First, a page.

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Whole Foods Workshop

Whole Foods Market Deep Dive: CEO Shares Leadership Style, Vision for Future

Inside Jason Buechel’s mission to be a beacon for the grocery industry
Gina Acosta, Progressive Grocer
Whole Foods CEO on Portland Trip
Whole Foods Market CEO Jason Buechel took some of his team members on a trip to Pacific Seafood in Portland, Ore. Buechel says that the company plans to do three of these trips a year.

Last month, Jason Buechel, CEO of Whole Foods Market, spoke at Progressive Grocer’s Grocery Impact conference, in Orlando, Fla. While that was newsworthy in and of itself for all of the important things he said during his speaking engagement, it was what he did off-stage that was all the more impressive.

While he was in Florida, Buechel seized the opportunity to visit as many stores in the state as he could, including many locations in Central and Southwest Florida. 

Progressive Grocer asked an employee at one of those stores what his visit was like.

“He just came right in, from the airport, I think, so casual,” the employee replied. “Just a down-to-earth, really good guy. No big team with him. He watched and listened. I was so impressed with him.”

Buechel’s leadership style — humble, open, leaning in — is part of what makes him the ideal person to take Whole Foods into its next evolution. He showcases the other facets of his authentic style — including his focus on purpose, team culture, customer experience and technology — in an exclusive interview with PG at the retailer’s headquarters in Austin, Texas.

“I’ve got the best job in the world, hands down,” asserts Buechel, who took over as CEO in 2022 from legendary founder John Mackey. “I feel so fortunate. I don’t know how all the things aligned, but I knew this was the right place to come to 10 and a half years ago. Being in a space to help ensure that we can lead Whole Foods Market, serving our higher purpose, maintaining our quality standards and culture, and helping support that for decades to come, that for me is the responsibility I feel. I’m so privileged to be able to help lead that.”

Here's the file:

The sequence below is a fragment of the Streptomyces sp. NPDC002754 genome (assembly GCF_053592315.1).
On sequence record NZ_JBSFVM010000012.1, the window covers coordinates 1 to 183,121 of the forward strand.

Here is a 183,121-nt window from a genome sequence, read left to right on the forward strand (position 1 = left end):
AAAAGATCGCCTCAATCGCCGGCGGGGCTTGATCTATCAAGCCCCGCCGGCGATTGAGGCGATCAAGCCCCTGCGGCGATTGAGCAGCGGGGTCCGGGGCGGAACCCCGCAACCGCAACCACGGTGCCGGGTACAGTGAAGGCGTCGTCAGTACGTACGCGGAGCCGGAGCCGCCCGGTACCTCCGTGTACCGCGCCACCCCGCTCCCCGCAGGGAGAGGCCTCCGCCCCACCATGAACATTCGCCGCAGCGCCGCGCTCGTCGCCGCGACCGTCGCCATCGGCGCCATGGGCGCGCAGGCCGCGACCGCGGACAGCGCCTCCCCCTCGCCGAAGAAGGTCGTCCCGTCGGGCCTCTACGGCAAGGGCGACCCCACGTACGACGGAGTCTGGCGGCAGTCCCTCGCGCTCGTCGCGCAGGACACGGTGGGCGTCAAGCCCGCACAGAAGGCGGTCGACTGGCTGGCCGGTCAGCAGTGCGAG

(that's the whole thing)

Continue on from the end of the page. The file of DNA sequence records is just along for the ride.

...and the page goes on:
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T-shirts wall at Whole Foods HQ
A wall of T-shirts at Whole Foods Market headquarters in Austin, Texas.

"Growing the Purpose"

Six years after Amazon purchased Whole Foods for $13.7 billion in 2017, Buechel has been tasked with injecting new energy into a beloved brand that pioneered the natural and organic grocery space more than 40 years ago. 

[Read more: "How Whole Foods Market Remains an Organic Trailblazer"]

Organic today represents 6% of total food sales, and this year marks a significant milestone for the company: It’s been two decades since it first achieved organic retail certification. To date, the retailer offers more than 37,000 organic products in 535-plus stores. Whole Foods remains the only national grocer holding this certification. This year, the company entered its 44th state — Montana — and plans to open as many as 30 stores a year going forward.  

Since the Amazon deal, the company has been hyper-curating and -localizing its assortments, adding 3,000 local brands in the past five years, a 30% increase between 2017 and 2022. Last year, the retailer added to its local cred by debuting an accelerator program for small producers to earn a spot on its shelves.

Today, Whole Foods — which has more than 105,000 employees (the retailer calls them team members) and generates an estimated $17 billion in annual sales — is more than just a side hustle for Amazon. The retailer is an innovation lab, as well as a large part of Amazon’s broader goal of creating a best-in-class grocery strategy. And the innovation happening at Whole Foods isn’t about just e-commerce or cashierless checkout tech, it’s about doing things authentically differently when it comes to company culture, team-building and creating a place where people can’t wait to come to work.